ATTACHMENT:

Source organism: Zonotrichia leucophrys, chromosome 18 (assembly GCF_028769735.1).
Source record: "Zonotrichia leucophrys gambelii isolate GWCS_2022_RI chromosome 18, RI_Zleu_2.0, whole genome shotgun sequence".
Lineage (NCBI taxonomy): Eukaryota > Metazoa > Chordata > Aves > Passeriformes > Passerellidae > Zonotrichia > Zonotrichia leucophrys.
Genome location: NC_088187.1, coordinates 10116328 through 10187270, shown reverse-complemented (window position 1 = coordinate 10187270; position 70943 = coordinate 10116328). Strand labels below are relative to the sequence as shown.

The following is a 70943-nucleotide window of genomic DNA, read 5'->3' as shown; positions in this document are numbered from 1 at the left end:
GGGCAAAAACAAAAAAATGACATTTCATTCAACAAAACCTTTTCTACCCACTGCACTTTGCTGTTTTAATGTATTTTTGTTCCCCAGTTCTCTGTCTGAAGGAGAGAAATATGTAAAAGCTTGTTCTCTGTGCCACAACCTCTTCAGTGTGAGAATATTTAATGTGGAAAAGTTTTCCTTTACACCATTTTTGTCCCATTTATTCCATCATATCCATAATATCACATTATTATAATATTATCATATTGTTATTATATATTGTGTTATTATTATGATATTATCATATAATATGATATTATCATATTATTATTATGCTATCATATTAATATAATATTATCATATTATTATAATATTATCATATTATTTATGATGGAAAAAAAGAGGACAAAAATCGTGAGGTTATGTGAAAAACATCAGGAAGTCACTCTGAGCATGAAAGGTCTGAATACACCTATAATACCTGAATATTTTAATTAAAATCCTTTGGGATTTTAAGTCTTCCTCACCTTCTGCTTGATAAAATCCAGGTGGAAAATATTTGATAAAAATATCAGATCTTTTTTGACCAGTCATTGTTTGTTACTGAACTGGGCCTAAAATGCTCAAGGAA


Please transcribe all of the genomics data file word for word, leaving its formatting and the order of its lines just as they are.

Source organism: Zonotrichia leucophrys, chromosome 18 (assembly GCF_028769735.1).
Source record: "Zonotrichia leucophrys gambelii isolate GWCS_2022_RI chromosome 18, RI_Zleu_2.0, whole genome shotgun sequence".
Lineage (NCBI taxonomy): Eukaryota > Metazoa > Chordata > Aves > Passeriformes > Passerellidae > Zonotrichia > Zonotrichia leucophrys.
Genome location: NC_088187.1, coordinates 10116328 through 10187270, shown reverse-complemented (window position 1 = coordinate 10187270; position 70943 = coordinate 10116328). Strand labels below are relative to the sequence as shown.

The following is a 70943-nucleotide window of genomic DNA, read 5'->3' as shown; positions in this document are numbered from 1 at the left end:
GGGCAAAAACAAAAAAATGACATTTCATTCAACAAAACCTTTTCTACCCACTGCACTTTGCTGTTTTAATGTATTTTTGTTCCCCAGTTCTCTGTCTGAAGGAGAGAAATATGTAAAAGCTTGTTCTCTGTGCCACAACCTCTTCAGTGTGAGAATATTTAATGTGGAAAAGTTTTCCTTTACACCATTTTTGTCCCATTTATTCCATCATATCCATAATATCACATTATTATAATATTATCATATTGTTATTATATATTGTGTTATTATTATGATATTATCATATAATATGATATTATCATATTATTATTATGCTATCATATTAATATAATATTATCATATTATTATAATATTATCATATTATTTATGATGGAAAAAAAGAGGACAAAAATCGTGAGGTTATGTGAAAAACATCAGGAAGTCACTCTGAGCATGAAAGGTCTGAATACACCTATAATACCTGAATATTTTAATTAAAATCCTTTGGGATTTTAAGTCTTCCTCACCTTCTGCTTGATAAAATCCAGGTGGAAAATATTTGATAAAAATATCAGATCTTTTTTGACCAGTCATTGTTTGTTACTGAACTGGGCCTAAAATGCTCAAGGAA